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Health and the humanities – what does it all come down to?

More students are studying nursing than ever before. But given low pay and high rates of career attrition, would they have been better off studying English? Lydia Dye-Stonebridge hasn't got it all figured out just yet.
This article is more than 1 year old

Lydia Dye-Stonebridge is a former policy manager.

For what my opinion’s worth, I unequivocally support the place nursing, and allied health more broadly, holds in the academy.

Nursing, after all, is now the most common reason for attending university.

I also happen to support the provision of English as a graduate myself, another discipline that currently engenders mixed views as to whether it belongs or not.

I’m poor, but I’m kind

The parting gesture of the erstwhile universities minister was to put on record that English degrees, as well as their other humanities siblings, deserve respect. It’s helpful, as I’ve had to work hard over my life to challenge a viewpoint to the contrary. I’m sure nurses and other health professionals can empathise.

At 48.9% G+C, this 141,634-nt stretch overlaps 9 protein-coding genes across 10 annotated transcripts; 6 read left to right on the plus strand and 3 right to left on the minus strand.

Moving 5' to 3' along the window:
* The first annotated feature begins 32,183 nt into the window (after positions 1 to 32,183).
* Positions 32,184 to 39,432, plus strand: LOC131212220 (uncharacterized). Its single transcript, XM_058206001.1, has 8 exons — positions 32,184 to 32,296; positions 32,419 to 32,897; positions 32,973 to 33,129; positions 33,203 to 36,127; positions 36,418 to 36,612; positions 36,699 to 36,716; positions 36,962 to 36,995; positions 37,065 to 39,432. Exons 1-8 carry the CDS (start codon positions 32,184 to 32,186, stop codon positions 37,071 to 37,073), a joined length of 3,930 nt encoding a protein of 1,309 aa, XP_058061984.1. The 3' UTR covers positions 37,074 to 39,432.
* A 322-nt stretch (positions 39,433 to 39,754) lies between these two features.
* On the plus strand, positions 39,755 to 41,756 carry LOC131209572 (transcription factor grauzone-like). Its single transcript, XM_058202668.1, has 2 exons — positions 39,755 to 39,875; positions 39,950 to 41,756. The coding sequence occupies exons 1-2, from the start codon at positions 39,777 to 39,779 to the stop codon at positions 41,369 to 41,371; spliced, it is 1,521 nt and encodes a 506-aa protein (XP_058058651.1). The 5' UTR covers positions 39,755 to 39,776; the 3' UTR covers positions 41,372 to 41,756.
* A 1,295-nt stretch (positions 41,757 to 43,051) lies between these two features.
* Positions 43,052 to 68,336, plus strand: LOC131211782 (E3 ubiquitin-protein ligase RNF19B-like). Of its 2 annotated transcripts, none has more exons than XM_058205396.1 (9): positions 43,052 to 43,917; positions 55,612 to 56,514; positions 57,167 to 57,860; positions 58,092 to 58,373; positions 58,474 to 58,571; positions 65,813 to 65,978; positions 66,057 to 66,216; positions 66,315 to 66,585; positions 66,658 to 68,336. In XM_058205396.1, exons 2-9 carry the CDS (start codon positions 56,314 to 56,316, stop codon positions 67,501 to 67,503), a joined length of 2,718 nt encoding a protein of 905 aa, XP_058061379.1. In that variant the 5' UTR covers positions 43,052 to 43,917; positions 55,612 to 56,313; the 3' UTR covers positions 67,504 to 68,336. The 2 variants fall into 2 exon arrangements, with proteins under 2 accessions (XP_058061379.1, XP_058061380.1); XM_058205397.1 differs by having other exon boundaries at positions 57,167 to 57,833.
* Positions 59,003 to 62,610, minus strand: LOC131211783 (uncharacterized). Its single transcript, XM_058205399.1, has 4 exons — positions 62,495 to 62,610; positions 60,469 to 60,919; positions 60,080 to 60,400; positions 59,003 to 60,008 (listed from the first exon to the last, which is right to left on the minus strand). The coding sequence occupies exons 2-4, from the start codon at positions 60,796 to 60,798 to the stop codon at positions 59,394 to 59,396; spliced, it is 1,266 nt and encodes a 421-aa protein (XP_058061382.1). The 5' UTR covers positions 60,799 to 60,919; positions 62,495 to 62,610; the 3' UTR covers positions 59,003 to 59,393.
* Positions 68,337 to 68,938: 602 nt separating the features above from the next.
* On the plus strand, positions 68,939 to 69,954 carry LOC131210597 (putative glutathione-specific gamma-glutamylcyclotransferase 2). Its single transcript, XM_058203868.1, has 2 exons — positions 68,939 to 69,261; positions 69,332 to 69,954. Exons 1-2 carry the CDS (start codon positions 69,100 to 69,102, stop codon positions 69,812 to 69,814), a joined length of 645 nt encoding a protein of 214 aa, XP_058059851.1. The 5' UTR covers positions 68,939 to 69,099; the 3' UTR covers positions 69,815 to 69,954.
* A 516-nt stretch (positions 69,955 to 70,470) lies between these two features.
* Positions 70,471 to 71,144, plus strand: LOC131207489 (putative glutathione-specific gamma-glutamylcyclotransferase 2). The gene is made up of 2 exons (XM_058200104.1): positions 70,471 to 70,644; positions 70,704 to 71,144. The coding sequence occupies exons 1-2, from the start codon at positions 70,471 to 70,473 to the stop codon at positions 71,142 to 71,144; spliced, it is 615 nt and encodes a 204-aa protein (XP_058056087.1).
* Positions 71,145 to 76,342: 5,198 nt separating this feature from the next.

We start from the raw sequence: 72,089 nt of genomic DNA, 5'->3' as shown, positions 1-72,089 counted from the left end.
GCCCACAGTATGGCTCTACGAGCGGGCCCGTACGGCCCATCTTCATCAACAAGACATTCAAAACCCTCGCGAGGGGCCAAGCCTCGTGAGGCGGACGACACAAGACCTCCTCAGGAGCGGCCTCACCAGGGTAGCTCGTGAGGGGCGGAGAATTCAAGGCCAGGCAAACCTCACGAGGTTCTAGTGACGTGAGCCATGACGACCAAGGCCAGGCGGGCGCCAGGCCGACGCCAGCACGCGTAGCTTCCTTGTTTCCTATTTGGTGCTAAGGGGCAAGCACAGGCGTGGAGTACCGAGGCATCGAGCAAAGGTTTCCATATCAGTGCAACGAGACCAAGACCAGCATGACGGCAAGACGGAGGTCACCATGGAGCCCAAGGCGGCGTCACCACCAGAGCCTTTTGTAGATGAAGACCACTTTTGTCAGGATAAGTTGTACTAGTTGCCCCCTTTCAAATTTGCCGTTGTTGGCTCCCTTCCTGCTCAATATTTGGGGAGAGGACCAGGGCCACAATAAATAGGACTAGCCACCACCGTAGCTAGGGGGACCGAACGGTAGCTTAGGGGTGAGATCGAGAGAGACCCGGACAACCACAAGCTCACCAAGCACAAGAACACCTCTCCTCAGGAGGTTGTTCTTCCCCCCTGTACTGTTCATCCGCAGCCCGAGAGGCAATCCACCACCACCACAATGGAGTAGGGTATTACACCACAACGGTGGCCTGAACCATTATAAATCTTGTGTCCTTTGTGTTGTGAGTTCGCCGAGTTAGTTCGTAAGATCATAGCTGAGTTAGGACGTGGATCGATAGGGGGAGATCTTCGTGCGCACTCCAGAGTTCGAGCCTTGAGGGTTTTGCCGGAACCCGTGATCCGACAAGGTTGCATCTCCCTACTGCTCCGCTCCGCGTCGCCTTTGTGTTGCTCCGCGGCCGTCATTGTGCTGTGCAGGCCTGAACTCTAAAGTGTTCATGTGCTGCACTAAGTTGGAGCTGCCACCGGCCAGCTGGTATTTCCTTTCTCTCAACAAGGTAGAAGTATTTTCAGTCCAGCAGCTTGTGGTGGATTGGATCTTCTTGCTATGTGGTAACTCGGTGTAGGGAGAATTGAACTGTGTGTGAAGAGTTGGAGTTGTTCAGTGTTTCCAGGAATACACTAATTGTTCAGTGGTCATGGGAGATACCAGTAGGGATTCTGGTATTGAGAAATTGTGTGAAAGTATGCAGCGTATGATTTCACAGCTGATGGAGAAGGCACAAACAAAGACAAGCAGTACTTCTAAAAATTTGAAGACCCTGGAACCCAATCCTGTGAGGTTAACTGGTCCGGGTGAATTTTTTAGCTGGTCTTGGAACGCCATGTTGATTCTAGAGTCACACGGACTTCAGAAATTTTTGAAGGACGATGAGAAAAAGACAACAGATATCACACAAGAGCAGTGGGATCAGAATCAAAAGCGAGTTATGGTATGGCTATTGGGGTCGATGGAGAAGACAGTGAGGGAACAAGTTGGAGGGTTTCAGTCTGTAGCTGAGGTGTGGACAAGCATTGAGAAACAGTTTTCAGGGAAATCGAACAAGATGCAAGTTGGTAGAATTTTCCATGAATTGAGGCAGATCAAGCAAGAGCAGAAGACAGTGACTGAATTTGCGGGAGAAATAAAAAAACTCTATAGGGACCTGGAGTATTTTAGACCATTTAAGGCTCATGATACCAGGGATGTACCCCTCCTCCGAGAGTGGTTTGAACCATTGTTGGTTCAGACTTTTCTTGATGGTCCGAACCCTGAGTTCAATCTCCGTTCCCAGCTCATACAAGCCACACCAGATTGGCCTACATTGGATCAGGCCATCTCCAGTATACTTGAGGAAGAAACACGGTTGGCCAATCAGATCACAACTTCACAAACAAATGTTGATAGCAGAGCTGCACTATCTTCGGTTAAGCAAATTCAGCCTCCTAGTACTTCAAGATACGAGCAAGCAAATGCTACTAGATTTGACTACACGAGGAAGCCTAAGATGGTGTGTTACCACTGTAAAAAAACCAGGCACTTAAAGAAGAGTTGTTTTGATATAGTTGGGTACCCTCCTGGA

So why are Wolverhampton, Sheffield Hallam, Roehampton, De Montfort and Huddersfield planning undergraduate course closures and consolidations in the humanities, joining London South Bank, Hull, Cumbria, Aston and Sunderland?

I have a theory; money. Most of these institutions have grown their nursing and allied health programmes, which carries incentives I’ll discuss in a moment. This pattern plays out at Sheffield Hallam, London South Bank, Cumbria, Sunderland, Huddersfield, Roehampton, Wolverhampton and to an extent, Hull.

Aston and De Montfort are outliers; they have primarily expanded places in business, a low unit-cost subject with strong applicant interest and uptake. Health, however, has a greater collective impact in terms of growth across these institutions (+255 per cent since 2007, vs +27 per cent), hence the focus.

It’s also worth bearing in mind that these institutions collectively educate about one quarter of the health workforce, with London South Bank and Sheffield Hallam accepting two of the three largest national cohorts.

I’m sick, but I’m pretty

So, how does health pay, you ask?

Health has a different funding arrangement to most other disciplines. Because Whitehall (hopefully still) wants a functioning NHS, there are a range of incentives for universities to increase the supply of places, both through traditional routes and apprenticeship arrangements. Health also qualifies for high cost subject funding, and the NHS foots the bill for some costs associated with training while on placement.